United Airlines suddenly decided to start permanently waiving their $200 fee to change your plane ticket, which was pretty startling. Then Delta and American just…followed along. (Which, historically, is actually not that surprising.) Any time an airline voluntarily gives up a source of revenue, it’s big news, and rightfully so. When United announced that it was going to permanently do away with the $200 fee that it charged you whenever you wanted to change your flight, it was quite a bit of a shock. While the fee isn’t currently being charged, due to the pandemic, it never occurred to anyone that the change would become permanent.
Airlines originally dropped the fee at the beginning of the pandemic because passengers were being stranded in airports through no fault of their own. Flights were being cancelled, airports were being closed. Air travel almost came to a complete standstill for a few months in a row.Read More »
Why did they do that?
It’s not clear exactly why the change was made. Maybe the fact that people are still hesitating about getting on planes with strangers who might make them deathly ill means that air travel hasn’t quite bounced back the way that airlines had hoped.
And the future isn’t looking exactly rosy, either, as rumors of second spikes of the coronavirus keep surfacing all over the world. So maybe airlines are beginning to realize that they may need us more than we need them. The video statement released by United’s CEO, Scott Kirby, does seem to indicate a new focus on customer satisfaction. He said:
“Following previous tough times, airlines made difficult decisions to survive, sometimes at the expense of customer service. United Airlines won’t be following that same playbook as we come out of this crisis. Instead, we’re taking a completely different approach—and looking at new ways to serve our customers better.”
Since this particular fee garnered over $600 million for United last year, the airline isn’t just giving up peanuts. The move is being hailed as a big win for passengers and, for some of them, it is.
United’s policy, for instance, applies to Business Class and Standard Economy passengers on domestic flights. That includes all 50 states, Puerto Rico and even the US Virgin Islands. Delta and American have basically the same stipulations.
That seems…a little out of character for them…doesn’t it?
Well, before everyone gets blown away by the generosity shown by the Big 3 airlines, it might be a good idea to frame it in a perspective other than their press releases.
First of all, there is one group of passengers that is conspicuously absent from this largesse. All three airlines have excluded Basic Economy from this savings. Since those are the passengers buying the cheapest seats, it seems likely that they would need it most. But apparently the criteria to qualify did not include need.
Also, while the $200 fee for changing your flight may seem like it has been around forever, it has actually only been in place for less than 10 years. Although airlines are specifically forbidden from colluding, all three of these airlines set their change fees to exactly $200 around the same time in 2013. And again today, while United started the ball rolling, it didn’t take Delta and American long to jump on the bandwagon.
Another couple of points worth mentioning is that they aren’t exactly sacrificing anything right at this moment. Since the coronavirus is lingering around in the United States, the fee is still currently being waived. Plus, no mention was made of the change fee for international tickets, so you can probably expect that one to be pretty hefty when it returns.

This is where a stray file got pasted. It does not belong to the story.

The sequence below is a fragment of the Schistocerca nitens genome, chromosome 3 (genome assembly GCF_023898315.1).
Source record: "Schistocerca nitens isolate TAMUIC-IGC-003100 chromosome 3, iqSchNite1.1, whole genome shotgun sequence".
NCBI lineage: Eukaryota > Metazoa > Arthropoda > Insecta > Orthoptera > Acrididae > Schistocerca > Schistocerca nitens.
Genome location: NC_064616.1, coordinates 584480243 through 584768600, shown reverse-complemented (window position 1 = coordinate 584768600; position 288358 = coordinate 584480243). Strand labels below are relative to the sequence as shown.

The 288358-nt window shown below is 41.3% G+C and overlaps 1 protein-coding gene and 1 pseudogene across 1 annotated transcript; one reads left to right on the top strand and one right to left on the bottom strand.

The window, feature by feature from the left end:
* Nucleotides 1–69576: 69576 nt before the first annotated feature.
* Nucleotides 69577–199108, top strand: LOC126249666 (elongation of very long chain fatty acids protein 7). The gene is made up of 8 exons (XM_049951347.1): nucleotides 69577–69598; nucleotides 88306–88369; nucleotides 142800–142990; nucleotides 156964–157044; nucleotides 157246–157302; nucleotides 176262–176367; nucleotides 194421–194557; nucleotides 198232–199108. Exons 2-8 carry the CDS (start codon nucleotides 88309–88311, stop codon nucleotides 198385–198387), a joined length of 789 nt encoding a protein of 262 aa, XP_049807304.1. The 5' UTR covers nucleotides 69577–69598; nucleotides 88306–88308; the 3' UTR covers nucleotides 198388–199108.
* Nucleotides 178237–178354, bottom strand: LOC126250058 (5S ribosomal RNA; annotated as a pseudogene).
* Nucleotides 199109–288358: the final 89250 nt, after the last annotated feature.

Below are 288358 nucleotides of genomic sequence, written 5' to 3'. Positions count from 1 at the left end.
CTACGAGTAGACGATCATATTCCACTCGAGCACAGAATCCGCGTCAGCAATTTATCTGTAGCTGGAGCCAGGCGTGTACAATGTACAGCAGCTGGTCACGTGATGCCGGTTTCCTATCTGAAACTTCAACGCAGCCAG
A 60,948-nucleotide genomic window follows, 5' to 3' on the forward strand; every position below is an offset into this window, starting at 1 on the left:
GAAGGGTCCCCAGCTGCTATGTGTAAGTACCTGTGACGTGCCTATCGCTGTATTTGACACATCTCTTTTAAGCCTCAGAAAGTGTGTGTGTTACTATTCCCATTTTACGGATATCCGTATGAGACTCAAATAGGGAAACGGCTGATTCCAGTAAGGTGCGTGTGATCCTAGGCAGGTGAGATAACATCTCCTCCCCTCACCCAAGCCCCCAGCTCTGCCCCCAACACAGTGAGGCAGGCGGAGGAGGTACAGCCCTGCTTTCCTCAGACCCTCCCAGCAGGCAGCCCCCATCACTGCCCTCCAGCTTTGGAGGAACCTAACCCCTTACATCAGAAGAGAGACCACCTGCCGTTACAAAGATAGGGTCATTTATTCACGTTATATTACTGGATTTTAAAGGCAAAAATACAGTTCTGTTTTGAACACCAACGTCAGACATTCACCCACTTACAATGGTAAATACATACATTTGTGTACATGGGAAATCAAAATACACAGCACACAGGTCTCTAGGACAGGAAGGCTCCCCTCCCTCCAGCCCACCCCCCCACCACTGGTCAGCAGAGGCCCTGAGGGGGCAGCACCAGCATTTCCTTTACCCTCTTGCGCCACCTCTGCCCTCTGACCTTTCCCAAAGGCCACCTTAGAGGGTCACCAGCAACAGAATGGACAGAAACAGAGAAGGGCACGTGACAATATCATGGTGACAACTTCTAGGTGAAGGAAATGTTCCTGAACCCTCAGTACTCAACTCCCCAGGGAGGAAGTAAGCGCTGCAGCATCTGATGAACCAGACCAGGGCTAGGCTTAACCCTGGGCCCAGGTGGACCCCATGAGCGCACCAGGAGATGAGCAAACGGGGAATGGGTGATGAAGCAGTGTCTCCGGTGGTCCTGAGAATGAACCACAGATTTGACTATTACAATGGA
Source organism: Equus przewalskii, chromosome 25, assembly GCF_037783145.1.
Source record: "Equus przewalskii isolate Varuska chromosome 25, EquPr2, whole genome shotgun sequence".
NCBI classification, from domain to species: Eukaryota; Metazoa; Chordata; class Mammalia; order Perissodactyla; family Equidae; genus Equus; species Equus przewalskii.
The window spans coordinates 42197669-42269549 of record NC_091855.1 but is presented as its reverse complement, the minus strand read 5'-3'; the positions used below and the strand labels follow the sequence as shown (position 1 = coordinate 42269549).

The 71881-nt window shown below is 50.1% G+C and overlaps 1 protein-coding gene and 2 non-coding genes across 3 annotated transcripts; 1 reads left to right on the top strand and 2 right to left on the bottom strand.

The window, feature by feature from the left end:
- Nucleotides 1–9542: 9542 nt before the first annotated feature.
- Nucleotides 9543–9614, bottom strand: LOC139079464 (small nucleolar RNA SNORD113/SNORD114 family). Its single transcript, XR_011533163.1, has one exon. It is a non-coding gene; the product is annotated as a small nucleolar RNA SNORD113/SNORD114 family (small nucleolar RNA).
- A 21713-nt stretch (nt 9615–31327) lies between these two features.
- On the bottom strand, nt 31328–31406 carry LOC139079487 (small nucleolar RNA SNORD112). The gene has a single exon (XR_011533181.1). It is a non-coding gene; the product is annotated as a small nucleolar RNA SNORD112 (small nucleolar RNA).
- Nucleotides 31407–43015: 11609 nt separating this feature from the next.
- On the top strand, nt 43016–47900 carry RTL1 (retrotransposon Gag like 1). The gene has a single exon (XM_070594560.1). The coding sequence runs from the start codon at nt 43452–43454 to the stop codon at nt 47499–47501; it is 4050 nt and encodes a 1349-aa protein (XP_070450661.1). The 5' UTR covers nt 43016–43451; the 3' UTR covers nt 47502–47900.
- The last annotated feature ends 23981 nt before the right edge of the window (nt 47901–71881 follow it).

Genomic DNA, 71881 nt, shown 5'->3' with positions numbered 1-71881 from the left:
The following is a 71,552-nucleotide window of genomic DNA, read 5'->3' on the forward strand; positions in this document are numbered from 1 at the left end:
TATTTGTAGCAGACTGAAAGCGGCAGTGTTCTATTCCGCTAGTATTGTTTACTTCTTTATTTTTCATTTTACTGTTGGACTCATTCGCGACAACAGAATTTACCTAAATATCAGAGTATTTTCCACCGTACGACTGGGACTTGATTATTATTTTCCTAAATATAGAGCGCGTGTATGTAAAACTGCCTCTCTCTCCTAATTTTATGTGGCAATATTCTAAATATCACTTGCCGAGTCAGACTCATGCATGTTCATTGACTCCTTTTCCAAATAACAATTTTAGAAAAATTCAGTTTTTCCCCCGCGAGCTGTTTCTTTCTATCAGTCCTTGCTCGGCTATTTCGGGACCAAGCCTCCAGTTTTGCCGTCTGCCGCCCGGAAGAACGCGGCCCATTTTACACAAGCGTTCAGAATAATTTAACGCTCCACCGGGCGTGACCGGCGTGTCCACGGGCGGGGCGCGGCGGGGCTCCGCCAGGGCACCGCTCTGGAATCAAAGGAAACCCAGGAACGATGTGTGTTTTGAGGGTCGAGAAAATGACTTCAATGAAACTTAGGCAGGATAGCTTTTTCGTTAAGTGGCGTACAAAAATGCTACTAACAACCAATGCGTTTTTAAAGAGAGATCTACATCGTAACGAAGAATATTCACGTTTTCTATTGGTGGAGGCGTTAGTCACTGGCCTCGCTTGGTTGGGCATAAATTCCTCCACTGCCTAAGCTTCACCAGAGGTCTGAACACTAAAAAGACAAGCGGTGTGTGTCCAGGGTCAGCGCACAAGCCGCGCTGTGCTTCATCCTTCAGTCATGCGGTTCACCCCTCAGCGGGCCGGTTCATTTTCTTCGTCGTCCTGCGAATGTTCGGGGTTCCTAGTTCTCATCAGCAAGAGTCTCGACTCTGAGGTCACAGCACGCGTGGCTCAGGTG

Next, some of the press statements got a little carried away. United’s boasted that no other airline provides this level of flexibility at no extra cost, but that isn’t at all true. Southwest Airlines has never charged a fee for changing a ticket, it only asks for the difference in price.
Vasa Raja, Chief Revenue Officer for American Airlines, erroneously stated that, “American is offering more flexibility and ease than ever before, should travel plans change.” When, in actual fact, lack of fees for bags and ticket changes had always been the norm. So the airlines are just giving us back what we used to have before they got greedy.
But this is still a good thing, yes?
It certainly can’t be denied that there are a lot of passengers who will benefit from the changes, especially when people start flying for the holidays. And there are actually other previously enjoyed perks that the airlines are giving back to us, as well. United and American have changed their standby policies, and it wouldn’t be surprising if Delta chimed in on this sometime soon, too…as usual.
Starting on October 1st, American will once more allow us to fly standby on the same day to the same place without making us pay extra except for a higher plane fare, if necessary. United will do the same, but they won’t be starting until New Year’s Day, which means anyone flying at the holidays won’t be able to take advantage of the new policy.
They’ll make it really easy, though, once it kicks in. You’ll be able to just add your name to the waitlist on their app. And members of United’s Mileage Plus Premier will have it even better. If a seat in the same fare class is available, they can actually confirm a seat on a different flight between the same two cities on the same day as their original ticket.
So, yes, there are still some very good things being offered here. And in these difficult economic times, every little bit certainly helps. So good job sacrificing those change fees, major airlines.
Now do bags.
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